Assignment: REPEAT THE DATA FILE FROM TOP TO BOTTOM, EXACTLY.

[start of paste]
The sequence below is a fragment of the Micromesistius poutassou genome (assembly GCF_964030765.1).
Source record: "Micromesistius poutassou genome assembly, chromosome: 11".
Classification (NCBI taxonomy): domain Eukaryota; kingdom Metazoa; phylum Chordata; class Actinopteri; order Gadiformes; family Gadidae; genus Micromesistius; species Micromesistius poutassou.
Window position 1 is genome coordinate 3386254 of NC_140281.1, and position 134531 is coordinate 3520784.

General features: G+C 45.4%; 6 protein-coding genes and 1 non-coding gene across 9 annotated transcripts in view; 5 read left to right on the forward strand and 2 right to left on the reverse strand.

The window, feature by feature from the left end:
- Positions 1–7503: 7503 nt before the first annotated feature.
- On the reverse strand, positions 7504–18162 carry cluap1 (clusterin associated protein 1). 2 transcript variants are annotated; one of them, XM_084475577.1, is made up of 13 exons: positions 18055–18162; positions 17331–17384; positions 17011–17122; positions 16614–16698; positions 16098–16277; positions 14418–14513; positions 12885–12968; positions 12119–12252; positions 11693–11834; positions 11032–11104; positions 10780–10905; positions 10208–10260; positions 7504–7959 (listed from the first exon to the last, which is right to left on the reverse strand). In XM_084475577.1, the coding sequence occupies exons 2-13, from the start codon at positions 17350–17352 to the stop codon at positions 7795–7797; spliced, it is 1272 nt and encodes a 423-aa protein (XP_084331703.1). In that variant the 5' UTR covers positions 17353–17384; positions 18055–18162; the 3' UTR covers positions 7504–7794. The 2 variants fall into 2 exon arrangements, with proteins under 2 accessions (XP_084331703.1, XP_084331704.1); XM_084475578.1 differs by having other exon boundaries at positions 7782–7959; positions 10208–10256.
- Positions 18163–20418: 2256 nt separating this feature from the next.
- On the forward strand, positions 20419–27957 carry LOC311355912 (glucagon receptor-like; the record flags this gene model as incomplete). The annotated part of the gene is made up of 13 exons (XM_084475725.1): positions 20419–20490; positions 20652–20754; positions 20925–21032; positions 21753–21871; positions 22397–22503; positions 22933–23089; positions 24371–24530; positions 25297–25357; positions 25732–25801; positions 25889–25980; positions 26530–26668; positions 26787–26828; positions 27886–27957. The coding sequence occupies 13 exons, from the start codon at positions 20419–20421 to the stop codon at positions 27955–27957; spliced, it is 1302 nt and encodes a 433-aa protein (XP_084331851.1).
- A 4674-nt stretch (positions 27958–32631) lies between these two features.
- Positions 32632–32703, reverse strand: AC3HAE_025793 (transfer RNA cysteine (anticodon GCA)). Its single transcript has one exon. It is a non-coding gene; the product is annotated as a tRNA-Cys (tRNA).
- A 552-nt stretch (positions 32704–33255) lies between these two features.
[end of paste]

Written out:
The sequence below is a fragment of the Micromesistius poutassou genome (assembly GCF_964030765.1).
Source record: "Micromesistius poutassou genome assembly, chromosome: 11".
Classification (NCBI taxonomy): domain Eukaryota; kingdom Metazoa; phylum Chordata; class Actinopteri; order Gadiformes; family Gadidae; genus Micromesistius; species Micromesistius poutassou.
Window position 1 is genome coordinate 3386254 of NC_140281.1, and position 134531 is coordinate 3520784.

General features: G+C 45.4%; 6 protein-coding genes and 1 non-coding gene across 9 annotated transcripts in view; 5 read left to right on the forward strand and 2 right to left on the reverse strand.

The window, feature by feature from the left end:
- Positions 1–7503: 7503 nt before the first annotated feature.
- On the reverse strand, positions 7504–18162 carry cluap1 (clusterin associated protein 1). 2 transcript variants are annotated; one of them, XM_084475577.1, is made up of 13 exons: positions 18055–18162; positions 17331–17384; positions 17011–17122; positions 16614–16698; positions 16098–16277; positions 14418–14513; positions 12885–12968; positions 12119–12252; positions 11693–11834; positions 11032–11104; positions 10780–10905; positions 10208–10260; positions 7504–7959 (listed from the first exon to the last, which is right to left on the reverse strand). In XM_084475577.1, the coding sequence occupies exons 2-13, from the start codon at positions 17350–17352 to the stop codon at positions 7795–7797; spliced, it is 1272 nt and encodes a 423-aa protein (XP_084331703.1). In that variant the 5' UTR covers positions 17353–17384; positions 18055–18162; the 3' UTR covers positions 7504–7794. The 2 variants fall into 2 exon arrangements, with proteins under 2 accessions (XP_084331703.1, XP_084331704.1); XM_084475578.1 differs by having other exon boundaries at positions 7782–7959; positions 10208–10256.
- Positions 18163–20418: 2256 nt separating this feature from the next.
- On the forward strand, positions 20419–27957 carry LOC311355912 (glucagon receptor-like; the record flags this gene model as incomplete). The annotated part of the gene is made up of 13 exons (XM_084475725.1): positions 20419–20490; positions 20652–20754; positions 20925–21032; positions 21753–21871; positions 22397–22503; positions 22933–23089; positions 24371–24530; positions 25297–25357; positions 25732–25801; positions 25889–25980; positions 26530–26668; positions 26787–26828; positions 27886–27957. The coding sequence occupies 13 exons, from the start codon at positions 20419–20421 to the stop codon at positions 27955–27957; spliced, it is 1302 nt and encodes a 433-aa protein (XP_084331851.1).
- A 4674-nt stretch (positions 27958–32631) lies between these two features.
- Positions 32632–32703, reverse strand: AC3HAE_025793 (transfer RNA cysteine (anticodon GCA)). Its single transcript has one exon. It is a non-coding gene; the product is annotated as a tRNA-Cys (tRNA).
- A 552-nt stretch (positions 32704–33255) lies between these two features.